Not the most incompetent,
Who must yield to cloudy weather
Or be overcome by fog." 360

383 With his sword he struck the water,
Slashed the blue sea with his iron;
There a jet of mead rose gushing
And a flow of honey followed.
Then the mist rose up to heaven,
And the fog dissolved in air.
So the sea was clear of mist
And the billows free of fog.
There the sea lay widely open
And the world was big again. 370

393 After a bit of time had passed
Like a tiny rash of rain,
Then they heard a wild commotion
Down beside the red boat's planking.
Foaming waves were roaring high,
Rolling in on Vaino's vessel.

399 Thereupon smith Ilmarinen
Was so fearfully affrighted
That the blood drained from his features
And his ruddy cheeks turned ashen. 380
Then he drew a woolen blanket
Quickly over head and ears,
Covered his face up very neatly,
Tied his eyes up even tighter.

407 Vainamoinen, looking over,
Glancing down beside the vessel,
Saw the oddest little creature
In the sea beside the red boat.
Eternal Turso, son of Ancient,
Raised his head above the water, 390
Pushed his crown up through the billow.

415 Old reliable Vainamoinen
Caught the creature by the ears,
Heaved him up and questioned him:
"Eternal Turso, son of Ancient,
Why do you rise up from the sea,
Lift yourself above the billow
And reveal yourself to humans,
Even to a Kalevalander?"

425 Eternal Turso, son of Ancient, 400
Was not happy with such treatment
Nor so greatly frightened by it,
So he does not even answer.

429 Vainamoinen asked again,
Asked a second and a third time:
"Eternal Turso, son of Ancient,
Why now rise up from the sea,
Lift yourself above the billows?"

435 Eternal Turso, son of Ancient,
On the third time gave his answer: 41 o
"This is the reason why I came,
Why I came up from the sea,
Raised myself above the billow:
I intended to destroy you,
Kill the clan of Kalevala,
Take the Sampo back to Pohjola.
But if you release me now,
Lower me back into the billow,
Grant me thus my wretched life,
Never again will I return 420
Or come in the sight of humans."

447 Then old Vainamoinen dropped him,
Threw the wretch into the seawave
As he gave him this stern caution:
"Eternal Turso, son of Ancient,
Do not rise up from the sea,
Lift your head above the billow,
Never in the sight of humans,
Never after this day's doings."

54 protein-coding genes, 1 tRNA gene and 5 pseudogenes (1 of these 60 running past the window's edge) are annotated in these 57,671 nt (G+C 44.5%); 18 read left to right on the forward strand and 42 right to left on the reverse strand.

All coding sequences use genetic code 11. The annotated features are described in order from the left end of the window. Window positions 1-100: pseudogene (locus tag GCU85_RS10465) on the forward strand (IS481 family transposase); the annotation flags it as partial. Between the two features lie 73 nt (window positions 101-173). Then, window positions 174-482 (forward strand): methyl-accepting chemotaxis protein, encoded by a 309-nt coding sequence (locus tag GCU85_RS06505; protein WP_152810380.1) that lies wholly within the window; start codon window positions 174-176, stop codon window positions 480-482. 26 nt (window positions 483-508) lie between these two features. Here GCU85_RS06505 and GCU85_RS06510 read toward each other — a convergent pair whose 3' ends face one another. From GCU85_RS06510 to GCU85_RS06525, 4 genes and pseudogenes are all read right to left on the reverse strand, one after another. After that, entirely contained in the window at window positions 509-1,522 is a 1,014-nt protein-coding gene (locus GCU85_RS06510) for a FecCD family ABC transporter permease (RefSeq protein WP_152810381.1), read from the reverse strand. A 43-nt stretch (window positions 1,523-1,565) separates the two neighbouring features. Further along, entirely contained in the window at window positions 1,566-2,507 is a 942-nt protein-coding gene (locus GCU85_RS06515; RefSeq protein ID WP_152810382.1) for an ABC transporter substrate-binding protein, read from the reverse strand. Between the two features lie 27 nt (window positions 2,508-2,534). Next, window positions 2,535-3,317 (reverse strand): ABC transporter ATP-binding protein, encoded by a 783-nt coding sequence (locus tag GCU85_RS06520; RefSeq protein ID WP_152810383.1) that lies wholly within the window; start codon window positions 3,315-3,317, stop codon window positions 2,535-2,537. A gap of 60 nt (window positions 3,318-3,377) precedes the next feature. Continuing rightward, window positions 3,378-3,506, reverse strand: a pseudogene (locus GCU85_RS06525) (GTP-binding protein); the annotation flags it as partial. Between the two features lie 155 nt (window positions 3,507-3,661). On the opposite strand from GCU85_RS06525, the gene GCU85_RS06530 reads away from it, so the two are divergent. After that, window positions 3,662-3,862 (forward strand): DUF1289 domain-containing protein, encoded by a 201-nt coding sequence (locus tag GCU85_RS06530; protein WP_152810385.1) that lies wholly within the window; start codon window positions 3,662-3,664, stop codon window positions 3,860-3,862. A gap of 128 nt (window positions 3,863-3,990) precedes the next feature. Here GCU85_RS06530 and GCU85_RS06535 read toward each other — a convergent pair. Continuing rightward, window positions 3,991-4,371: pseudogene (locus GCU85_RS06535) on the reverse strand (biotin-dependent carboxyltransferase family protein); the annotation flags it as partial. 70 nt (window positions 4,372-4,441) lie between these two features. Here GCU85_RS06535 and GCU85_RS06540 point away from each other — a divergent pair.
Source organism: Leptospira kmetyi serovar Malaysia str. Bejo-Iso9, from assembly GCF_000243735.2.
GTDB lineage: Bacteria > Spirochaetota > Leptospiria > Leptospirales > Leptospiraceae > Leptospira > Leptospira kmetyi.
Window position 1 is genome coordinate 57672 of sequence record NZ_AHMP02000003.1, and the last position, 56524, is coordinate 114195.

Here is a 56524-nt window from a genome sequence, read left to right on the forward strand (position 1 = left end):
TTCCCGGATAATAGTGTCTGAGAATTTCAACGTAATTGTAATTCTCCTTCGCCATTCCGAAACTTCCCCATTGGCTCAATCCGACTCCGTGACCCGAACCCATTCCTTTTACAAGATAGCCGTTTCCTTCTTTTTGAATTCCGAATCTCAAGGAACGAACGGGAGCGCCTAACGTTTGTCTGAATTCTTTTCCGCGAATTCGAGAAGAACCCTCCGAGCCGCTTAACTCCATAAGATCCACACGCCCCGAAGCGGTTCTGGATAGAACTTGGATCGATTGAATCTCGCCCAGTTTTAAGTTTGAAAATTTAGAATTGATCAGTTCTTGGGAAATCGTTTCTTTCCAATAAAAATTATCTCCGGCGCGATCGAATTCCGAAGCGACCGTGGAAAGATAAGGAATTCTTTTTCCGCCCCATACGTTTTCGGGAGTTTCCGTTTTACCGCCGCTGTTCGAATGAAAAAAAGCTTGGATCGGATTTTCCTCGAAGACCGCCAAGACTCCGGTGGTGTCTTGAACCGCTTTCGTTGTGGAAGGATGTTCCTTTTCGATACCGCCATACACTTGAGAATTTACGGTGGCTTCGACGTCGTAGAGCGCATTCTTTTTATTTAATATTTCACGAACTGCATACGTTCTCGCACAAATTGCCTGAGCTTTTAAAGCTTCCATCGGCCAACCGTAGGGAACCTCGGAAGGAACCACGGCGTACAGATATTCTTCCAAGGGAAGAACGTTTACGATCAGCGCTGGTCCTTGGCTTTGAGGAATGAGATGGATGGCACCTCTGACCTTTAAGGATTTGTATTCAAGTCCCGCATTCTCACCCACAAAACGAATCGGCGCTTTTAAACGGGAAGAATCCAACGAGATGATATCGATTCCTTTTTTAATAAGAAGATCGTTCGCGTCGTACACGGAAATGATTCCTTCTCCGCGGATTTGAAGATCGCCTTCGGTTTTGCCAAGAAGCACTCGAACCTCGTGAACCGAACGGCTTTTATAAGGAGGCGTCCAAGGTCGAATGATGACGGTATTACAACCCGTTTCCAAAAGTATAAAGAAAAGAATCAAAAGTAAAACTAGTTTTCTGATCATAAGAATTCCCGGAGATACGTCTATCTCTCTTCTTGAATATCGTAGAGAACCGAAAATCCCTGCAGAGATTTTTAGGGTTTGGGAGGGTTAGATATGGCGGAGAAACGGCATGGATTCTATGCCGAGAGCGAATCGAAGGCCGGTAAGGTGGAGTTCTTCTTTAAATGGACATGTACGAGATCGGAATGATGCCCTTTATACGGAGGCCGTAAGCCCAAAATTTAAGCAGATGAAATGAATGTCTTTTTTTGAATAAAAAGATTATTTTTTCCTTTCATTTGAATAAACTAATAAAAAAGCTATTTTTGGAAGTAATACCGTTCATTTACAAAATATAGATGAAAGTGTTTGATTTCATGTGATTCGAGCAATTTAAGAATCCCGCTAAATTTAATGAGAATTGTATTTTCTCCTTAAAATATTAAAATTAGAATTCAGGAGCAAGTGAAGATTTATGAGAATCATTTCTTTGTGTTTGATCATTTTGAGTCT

455 Never has he risen, since, 430
Nor will he rise up from the water,
Never in the sight of humans,
Not as long as sun and moon
And the cheerful daylight brighten
Or the sight of sky delight us.

461 Old reliable Vainamoinen
Calmly steered his vessel onward.
After a bit of time had passed
Like a tiny rash of rain,
Ukko, Jumala the highest, 440
He the ruler of the air,
Ordered all the winds to blow,
Vehement storms to rage with fury.

469 Then the winds began to blow,
Vehement storms to rage with fury.
High the west wind lashed the water,
And the southwest with more fury;
Even stronger blew the south wind,
While the east wind whistled madly;
Awesomely the southeast howling, 450
And the north wind weirdly wailing.

477 Trees were stripped of all their foliage,
Firs denuded of their needles;
Heather bared of all its blossoms
And the grasses of their sheaths.
Black ooze from the bottom rose
To ensoil the lucid waters.

483 Furiously the winds were blasting,
Waves were banging at the vessel.
The pikebone harp was blown away, 460
Overboard the fish-fin harp
To the folk of Vellamo,
Lasting joy to Ahto's kingdom.
On the billows Ahto saw it,
On the water his children saw it;
Took the graceful instrument,
Bore it to their watery home.
In the eyes of Vainamoinen
Tears were brimming as he spoke:
"There my handiwork has gone, 470
Gone my precious instrument,
Lost the everlasting joy.
I will never know the like of it,
Never in my lifetime
Know the joy of pike-tooth music,
Hear the clear notes of the fishbones."

503 Now the craftsman Ilmarinen
Was indeed in great distress,
And he said so in these words:
"Woe to me and all my days! 480
Since I set out on these waters,
Out upon the open ocean,
Trod these planks that roll beneath me
Where the timbers shake and shiver.
Now my hair has known the wind,
Every hair the awful weather;
Evil days my beard befallen,
Suffered all upon these waters.
Seldom has the like been known,
Seldom have such winds been seen, 490
Such fierce foamings of the water
Or such heaving of the white-capped billows.
Now the wind must be my refuge
And the sea my only mercy."

521 Vainamoinen thinks it over:
"There's no crying on a boat,
Never any whimpering.
'Weeping will not ward off danger,
Crying cancel evil chances.'2"

527 Then he prayed to the elements: 500
"0 thou water, curb thy son,
Thou, O wave, hold back thy child;
Thou, O Ahto, calm the breakers,
Vellamo, subdue the waters
That they do not overwhelm us,
Oversplashing rib and gunwale.

535 "Rise, O wind, as high as heaven,
Blow yourself up to the clouds,
To your tribe and to your family,
To your clan and to your kindred. 510
Do not sink the wooden vessel
Nor capsize the boat of firewood.
Sooner fell the trees for clearings,
Overturn the firs on hillocks,"

543 Said the wayward Lemminkainen,
He the handsome man far-minded:
"Come, thou Eagl, out of Finnmark,
Bring us three of your own feathers,
Three of eagle, two of raven
As protection for our boat, 520
Bulwark for our feeble vessel."

551 He himself built up the gunwale,
Adding planking to the freeboard,
Heightened it with extra planking
Till it rose full fathom high
So no wave could overtop it
Or come splashing on one's beard.

557 Now the bulwarks were sufficient
And the sideboards high enough
To withstand the fiercest wind 530
And the strongest push of seawave
As they travel through the foamers,
Sailing over hill-high billows.